Purpose: To develop techniques for direct lung tumor tracking in fluoroscopic images without implanted markers. Method and Materials: During the patient setup session, a pair of 15 second orthogonal fluoroscopic images are taken and processed off‐line to generate reference templates. Each breathing cycle is divided into 12 phase bins. Setup image frames falling in a specific bin are motion‐enhanced and averaged, and an ROI that contains the tumor is selected to be the reference template for that phase bin. Each reference template corresponds to a tumor position in the image. During the treatment, as soon as a fluoroscopic image is acquired, the cross‐correlation score between each reference template and this image is maximized by allowing small shifts of the template in both X and Y directions. Then the tumor position is derived by averaging the tumor centroid coordinates in those templates of high scores (above 85% of the maximum score). For comparison, tumor position in each image frame was also marked by a clinician. Results: We tested our algorithm on six sequences of fluoroscopic images from six lung cancer patients. The automatically detected tumor centroid coordinates agree well with the manually marked results, with an average error of 1 mm. Conclusion: This study demonstrates the feasibility of tracking lung tumor mass in fluoroscopic images without implanted fiducial markers. Future research will concentrate on further improvement of the accuracy and robustness, and reducing the computational cost. The project is partially supported by NCI grant (1 R21 CA110177 A 01A1) and NSF Grant No. IIS‐0347532.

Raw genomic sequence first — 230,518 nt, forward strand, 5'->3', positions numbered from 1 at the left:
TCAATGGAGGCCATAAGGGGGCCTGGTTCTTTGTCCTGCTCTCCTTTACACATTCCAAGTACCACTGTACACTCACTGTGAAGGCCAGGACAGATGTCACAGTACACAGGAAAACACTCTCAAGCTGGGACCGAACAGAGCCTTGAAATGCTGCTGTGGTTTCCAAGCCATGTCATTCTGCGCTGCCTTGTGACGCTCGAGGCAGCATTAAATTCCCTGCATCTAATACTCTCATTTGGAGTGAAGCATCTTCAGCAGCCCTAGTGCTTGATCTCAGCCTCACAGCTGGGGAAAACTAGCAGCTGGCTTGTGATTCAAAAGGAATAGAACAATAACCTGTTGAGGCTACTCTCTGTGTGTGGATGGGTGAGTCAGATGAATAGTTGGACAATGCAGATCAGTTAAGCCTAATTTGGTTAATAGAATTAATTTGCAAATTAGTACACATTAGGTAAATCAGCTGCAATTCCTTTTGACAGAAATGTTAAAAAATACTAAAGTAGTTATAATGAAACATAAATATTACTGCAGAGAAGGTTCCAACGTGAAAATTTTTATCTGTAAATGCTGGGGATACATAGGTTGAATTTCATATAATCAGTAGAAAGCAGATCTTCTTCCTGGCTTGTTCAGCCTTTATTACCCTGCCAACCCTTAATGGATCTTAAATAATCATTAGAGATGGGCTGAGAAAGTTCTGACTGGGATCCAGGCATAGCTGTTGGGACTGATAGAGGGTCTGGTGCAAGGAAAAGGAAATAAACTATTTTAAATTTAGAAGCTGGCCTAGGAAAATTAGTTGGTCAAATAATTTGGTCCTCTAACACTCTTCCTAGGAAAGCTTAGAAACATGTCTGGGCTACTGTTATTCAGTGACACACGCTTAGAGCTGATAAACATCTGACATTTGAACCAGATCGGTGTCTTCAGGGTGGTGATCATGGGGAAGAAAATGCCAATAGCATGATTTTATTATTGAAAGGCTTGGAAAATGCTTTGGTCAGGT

ASJC Scopus subject areas
- Radiology Nuclear Medicine and imaging